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i want a list of everybody who was a einsatzgruppen member, from all of our intelligence services, sent down immediately to nuremberg. i went over the list, i picked those of the highest rank, and then checked out their background, from the nazi party records which we captured in berlin. those who had doctor degrees, and had — or generals, they got priorities. i picked out 22, not 21 or 28, because we only had 22 seats in the dock. is that absurd ? of course it is absurd. there were only 22 seats in the dock for the hermann goering trial, so we have a selection. that's all it is. of the 22 who you tried in the einsatzgruppen case, about a dozen were given death sentences, four were actually executed, the others remained in prison, but only for a few years, until an agreement, a deal, was made between the american and german governments,
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and they were released. so it wasn't, you can't call it a success, can you, really? it wasn't that formalistic. the political atmosphere had changed. general george patton, who was my commander, made a speech in london to a woman's group before the war was over, in which he said, we have fought the wrong enemy, we should not have been fighting the germans, we should have been fighting the russians, while the war was on. an american general. americans are still being killed in battle, and the russians are being slaughtered. in came the change of political scene in the united states, a conservative group were saying, what are we getting involved in these crimes against the germans? we need the germans. the british were particularly keen about not executing some of the german generals that the british army wanted. so the political pressure was such, together with some feeling of amnesty for humanitarian considerations, they stopped the trials, they released the people who were there, and then began to rehire people like wernher von braun, who knew about rockets,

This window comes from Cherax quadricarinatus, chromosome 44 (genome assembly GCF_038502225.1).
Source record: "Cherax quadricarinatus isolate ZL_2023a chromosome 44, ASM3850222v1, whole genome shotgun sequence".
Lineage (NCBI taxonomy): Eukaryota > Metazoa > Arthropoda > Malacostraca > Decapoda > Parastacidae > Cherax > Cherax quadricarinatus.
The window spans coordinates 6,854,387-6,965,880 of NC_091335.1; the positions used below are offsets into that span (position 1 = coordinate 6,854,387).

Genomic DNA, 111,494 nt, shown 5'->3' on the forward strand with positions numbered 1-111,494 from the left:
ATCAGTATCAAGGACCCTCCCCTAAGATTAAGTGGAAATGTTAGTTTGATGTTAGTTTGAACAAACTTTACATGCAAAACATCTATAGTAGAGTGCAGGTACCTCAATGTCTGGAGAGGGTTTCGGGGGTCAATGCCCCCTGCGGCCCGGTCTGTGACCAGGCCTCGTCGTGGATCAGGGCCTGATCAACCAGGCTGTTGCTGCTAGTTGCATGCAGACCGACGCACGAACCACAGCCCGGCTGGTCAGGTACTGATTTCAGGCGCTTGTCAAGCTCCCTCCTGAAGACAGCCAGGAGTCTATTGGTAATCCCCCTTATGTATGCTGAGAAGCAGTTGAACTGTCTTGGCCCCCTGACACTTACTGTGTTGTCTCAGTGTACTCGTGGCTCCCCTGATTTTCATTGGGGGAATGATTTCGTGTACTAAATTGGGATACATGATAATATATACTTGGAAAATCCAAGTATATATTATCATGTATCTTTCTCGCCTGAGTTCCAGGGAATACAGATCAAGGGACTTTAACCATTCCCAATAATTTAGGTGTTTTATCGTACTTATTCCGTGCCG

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and some of his deputies, who came to the united states, as they had the new rocket science. so when the trial that you presided over at nuremberg, as chief prosecutor, was hailed as a success, as some did at the time, it can't really be described as that, if some of those who were found guilty were subsequently released. i was of course disappointed, but i never anticipated or tried to dojustice, in the broad sense, of holding every criminal accountable. it would have been a practical impossibility, so i was careful in the selection of having a man in custody, having a high rank, having good education, having absolute proof beyond any doubt of his guilt. i had his report, top secret to his commanders, seeing how many